▪ Because the school is located just west of Downtown, it attracts an ethnically diverse student population.
▪ Some of the worst massacres by paramilitaries have been in towns where the university expects to attract students.
▪ Schools that excel and attract more students rarely grow or clone themselves.
▪ In this context, the failure to attract overseas students is seen as a dramatic failure.
▪ The most needed fields, social service and nursing, have attracted pitifully few students.
▪ Several modules are specifically designed to attract students from different areas of the Course.
▪ In addition, school-to-work initiatives designed for narrowly defined occupations or industries may fail to attract students.
support
▪ Compromises would not attract the support of the key interest groups in either and would be impossible to implement.
▪ For Republicans running in blue-collar districts, where raising the wage attracts support, the argument hurts.
▪ Kostunica had been on the political scene for years and had never attracted such support.
▪ It was also to attract increasing support from youth and students.
▪ The idea of socialism, so passionately affirmed by the Bennite multitudes, attracted less and less support amongst the population at large.
▪ However, the Soviet initiative attracted only marginal support from the states in the region.
▪ Mr Smith hopes that his campaign will attract the support of all organisations for the elderly or those on low incomes.
visitor
▪ Open only two months, the centre has already attracted more than 20,000 visitors.
▪ The result is an on-line meeting place that attracts visitors from all over the world.
▪ Read in studio Stone circles like Stonehenge attract thousands of visitors each year drawn by the excitement of the ancient and unknown.
▪ Today there is much within Belfast to attract visitors and citizens alike.
▪ In 1991 the event attracted over 18,000 visitors.
▪ Some places have even seen the publicity over new fees attracting extra visitors.
■ VERB
begin
▪ Inevitably this began to attract the foreign fleets back to the Klondyke trade.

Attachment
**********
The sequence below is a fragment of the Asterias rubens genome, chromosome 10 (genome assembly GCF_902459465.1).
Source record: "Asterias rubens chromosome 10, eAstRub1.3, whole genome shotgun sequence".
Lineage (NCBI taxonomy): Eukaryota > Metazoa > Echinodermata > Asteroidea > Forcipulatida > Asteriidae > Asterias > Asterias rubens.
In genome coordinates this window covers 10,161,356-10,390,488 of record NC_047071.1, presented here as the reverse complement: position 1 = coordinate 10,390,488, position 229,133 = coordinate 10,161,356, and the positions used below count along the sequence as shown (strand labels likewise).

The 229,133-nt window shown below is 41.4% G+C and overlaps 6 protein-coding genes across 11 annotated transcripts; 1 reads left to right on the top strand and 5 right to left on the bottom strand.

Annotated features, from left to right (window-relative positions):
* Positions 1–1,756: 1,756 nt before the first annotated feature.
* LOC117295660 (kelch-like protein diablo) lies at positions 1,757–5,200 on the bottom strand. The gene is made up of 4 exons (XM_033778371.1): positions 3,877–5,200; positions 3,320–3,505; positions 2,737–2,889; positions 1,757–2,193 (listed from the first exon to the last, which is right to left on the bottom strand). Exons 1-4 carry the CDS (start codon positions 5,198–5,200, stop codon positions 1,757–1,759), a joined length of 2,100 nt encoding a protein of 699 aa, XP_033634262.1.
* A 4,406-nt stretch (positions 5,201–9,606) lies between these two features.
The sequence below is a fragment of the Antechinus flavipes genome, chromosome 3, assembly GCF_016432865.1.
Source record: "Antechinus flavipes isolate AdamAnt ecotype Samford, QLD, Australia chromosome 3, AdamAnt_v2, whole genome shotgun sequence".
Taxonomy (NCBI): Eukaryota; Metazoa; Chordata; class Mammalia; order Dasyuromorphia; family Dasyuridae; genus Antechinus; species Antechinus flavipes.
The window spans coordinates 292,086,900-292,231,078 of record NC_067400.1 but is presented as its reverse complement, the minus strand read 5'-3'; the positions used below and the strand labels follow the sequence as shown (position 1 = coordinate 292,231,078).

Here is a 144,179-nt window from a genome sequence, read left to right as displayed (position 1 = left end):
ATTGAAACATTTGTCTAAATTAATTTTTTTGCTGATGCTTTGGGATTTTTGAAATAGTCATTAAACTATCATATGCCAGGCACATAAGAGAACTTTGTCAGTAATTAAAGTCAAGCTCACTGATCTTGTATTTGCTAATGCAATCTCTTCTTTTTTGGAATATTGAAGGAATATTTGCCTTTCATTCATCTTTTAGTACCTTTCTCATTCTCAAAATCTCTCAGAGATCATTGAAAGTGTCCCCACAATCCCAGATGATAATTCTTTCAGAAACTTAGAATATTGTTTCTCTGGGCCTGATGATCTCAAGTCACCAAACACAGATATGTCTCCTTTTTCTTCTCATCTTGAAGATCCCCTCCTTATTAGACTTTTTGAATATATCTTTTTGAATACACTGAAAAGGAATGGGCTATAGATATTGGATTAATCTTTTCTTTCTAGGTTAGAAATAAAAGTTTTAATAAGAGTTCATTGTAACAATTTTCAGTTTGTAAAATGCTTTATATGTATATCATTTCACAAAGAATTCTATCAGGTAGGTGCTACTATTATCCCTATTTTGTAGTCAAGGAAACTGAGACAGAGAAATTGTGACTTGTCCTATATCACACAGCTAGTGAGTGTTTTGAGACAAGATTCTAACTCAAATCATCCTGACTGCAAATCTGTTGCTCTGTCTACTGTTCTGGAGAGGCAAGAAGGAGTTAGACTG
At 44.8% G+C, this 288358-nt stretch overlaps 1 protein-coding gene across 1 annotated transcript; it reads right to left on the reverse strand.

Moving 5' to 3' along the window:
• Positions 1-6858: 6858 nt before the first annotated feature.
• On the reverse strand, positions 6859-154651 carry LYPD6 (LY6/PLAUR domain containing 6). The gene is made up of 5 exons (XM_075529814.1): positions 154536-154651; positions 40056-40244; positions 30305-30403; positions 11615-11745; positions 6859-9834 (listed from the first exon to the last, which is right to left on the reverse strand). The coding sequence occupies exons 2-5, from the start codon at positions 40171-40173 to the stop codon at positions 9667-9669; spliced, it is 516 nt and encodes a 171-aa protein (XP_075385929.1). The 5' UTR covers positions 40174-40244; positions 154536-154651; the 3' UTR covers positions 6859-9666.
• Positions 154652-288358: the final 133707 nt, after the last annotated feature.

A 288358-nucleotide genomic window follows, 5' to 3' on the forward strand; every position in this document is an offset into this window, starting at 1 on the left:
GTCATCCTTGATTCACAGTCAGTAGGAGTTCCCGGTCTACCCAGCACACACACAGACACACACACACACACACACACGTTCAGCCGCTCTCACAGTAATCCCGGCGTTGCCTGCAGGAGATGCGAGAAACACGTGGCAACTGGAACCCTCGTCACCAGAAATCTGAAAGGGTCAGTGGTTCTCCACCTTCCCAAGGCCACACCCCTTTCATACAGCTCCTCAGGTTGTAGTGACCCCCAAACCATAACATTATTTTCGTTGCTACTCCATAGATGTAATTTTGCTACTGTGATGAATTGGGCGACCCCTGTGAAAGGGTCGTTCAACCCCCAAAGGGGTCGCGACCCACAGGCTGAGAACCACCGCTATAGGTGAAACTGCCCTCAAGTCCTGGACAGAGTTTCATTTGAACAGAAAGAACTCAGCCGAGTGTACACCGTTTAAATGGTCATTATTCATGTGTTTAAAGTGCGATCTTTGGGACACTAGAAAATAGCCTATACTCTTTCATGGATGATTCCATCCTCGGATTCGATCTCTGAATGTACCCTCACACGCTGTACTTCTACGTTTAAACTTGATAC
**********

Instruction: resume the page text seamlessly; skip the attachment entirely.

▪ Forty years ago it began to attract squatters who could not find cheap housing elsewhere.
▪ For instance, the use of purveyance began to attract criticism in the last fifteen years of the reign.
▪ McLaren first began attracting attention about six years ago when he started contesting boundary lines in the development where he lives.
▪ Healthy Foods for a Healthy Future Foods that confer health have begun to attract a range of names in recent years.
▪ Later a noted modern dancer, actress and teacher, de Lavallade began early on to attract attention.
▪ When the movement began they were attracted by a desire to attain certain goals.
▪ Perversely, the existing system has begun to attract support, from three sources.
continue
▪ Yet even if Frankenstein had never been invented, Mary Shelley would continue to attract interest as the favoured child of romanticism.
▪ Of critical importance is that the studio continues to attract gifted animators.
▪ Meanwhile for marketing we continue to attract growing numbers of candidates.
▪ Pat Cash and Dave Wheaton have also agreed to play and efforts are continuing to attract other leading players.
▪ Such a project continues to attract some philosophers.
▪ The game continues to attract young teenagers whose education is disrupted by the tantalising prospect that they will become professional players.
▪ Unconventional sports, such as hang-gliding and hot-air ballooning, also continue to attract large numbers of students.
expect
▪ Some of the worst massacres by paramilitaries have been in towns where the university expects to attract students.
▪ Only six of the 10 tracts are expected to attract strong attention, mostly in the eastern part of the country.
▪ Where such factors are present one would expect the crime to attract not only profit-maximising individuals but also profit-maximising firms.